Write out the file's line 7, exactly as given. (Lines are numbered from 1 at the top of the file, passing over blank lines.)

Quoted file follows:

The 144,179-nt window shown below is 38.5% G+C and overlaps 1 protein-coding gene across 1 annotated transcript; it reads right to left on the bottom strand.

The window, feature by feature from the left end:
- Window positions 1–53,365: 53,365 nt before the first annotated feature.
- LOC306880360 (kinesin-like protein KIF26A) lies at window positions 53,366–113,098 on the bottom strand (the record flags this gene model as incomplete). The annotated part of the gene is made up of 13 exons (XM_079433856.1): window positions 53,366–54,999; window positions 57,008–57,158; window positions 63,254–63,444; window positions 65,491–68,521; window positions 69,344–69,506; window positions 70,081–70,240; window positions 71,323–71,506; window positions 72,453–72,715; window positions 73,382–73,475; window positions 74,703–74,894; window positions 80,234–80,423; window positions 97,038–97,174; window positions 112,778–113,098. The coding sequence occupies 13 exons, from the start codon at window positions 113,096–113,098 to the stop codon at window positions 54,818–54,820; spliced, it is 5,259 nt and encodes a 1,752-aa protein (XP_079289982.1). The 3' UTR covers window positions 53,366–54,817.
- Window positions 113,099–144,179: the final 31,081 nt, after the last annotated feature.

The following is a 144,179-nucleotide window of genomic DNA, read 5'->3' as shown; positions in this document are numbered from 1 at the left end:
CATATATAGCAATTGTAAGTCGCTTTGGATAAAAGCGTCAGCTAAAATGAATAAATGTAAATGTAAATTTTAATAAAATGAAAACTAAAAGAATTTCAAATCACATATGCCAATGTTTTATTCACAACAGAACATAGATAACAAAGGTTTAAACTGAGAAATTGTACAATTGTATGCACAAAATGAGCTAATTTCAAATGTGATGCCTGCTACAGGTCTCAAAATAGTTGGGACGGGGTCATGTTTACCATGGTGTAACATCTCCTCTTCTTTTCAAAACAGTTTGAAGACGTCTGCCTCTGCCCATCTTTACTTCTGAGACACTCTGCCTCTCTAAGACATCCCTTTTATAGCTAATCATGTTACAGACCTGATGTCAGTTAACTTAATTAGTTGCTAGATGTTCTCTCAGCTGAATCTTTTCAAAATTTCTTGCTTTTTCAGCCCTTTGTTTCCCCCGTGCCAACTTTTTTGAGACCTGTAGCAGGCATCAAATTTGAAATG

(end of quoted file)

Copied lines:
CATATATAGCAATTGTAAGTCGCTTTGGATAAAAGCGTCAGCTAAAATGAATAAATGTAAATGTAAATTTTAATAAAATGAAAACTAAAAGAATTTCAAATCACATATGCCAATGTTTTATTCACAACAGAACATAGATAACAAAGGTTTAAACTGAGAAATTGTACAATTGTATGCACAAAATGAGCTAATTTCAAATGTGATGCCTGCTACAGGTCTCAAAATAGTTGGGACGGGGTCATGTTTACCATGGTGTAACATCTCCTCTTCTTTTCAAAACAGTTTGAAGACGTCTGCCTCTGCCCATCTTTACTTCTGAGACACTCTGCCTCTCTAAGACATCCCTTTTATAGCTAATCATGTTACAGACCTGATGTCAGTTAACTTAATTAGTTGCTAGATGTTCTCTCAGCTGAATCTTTTCAAAATTTCTTGCTTTTTCAGCCCTTTGTTTCCCCCGTGCCAACTTTTTTGAGACCTGTAGCAGGCATCAAATTTGAAATG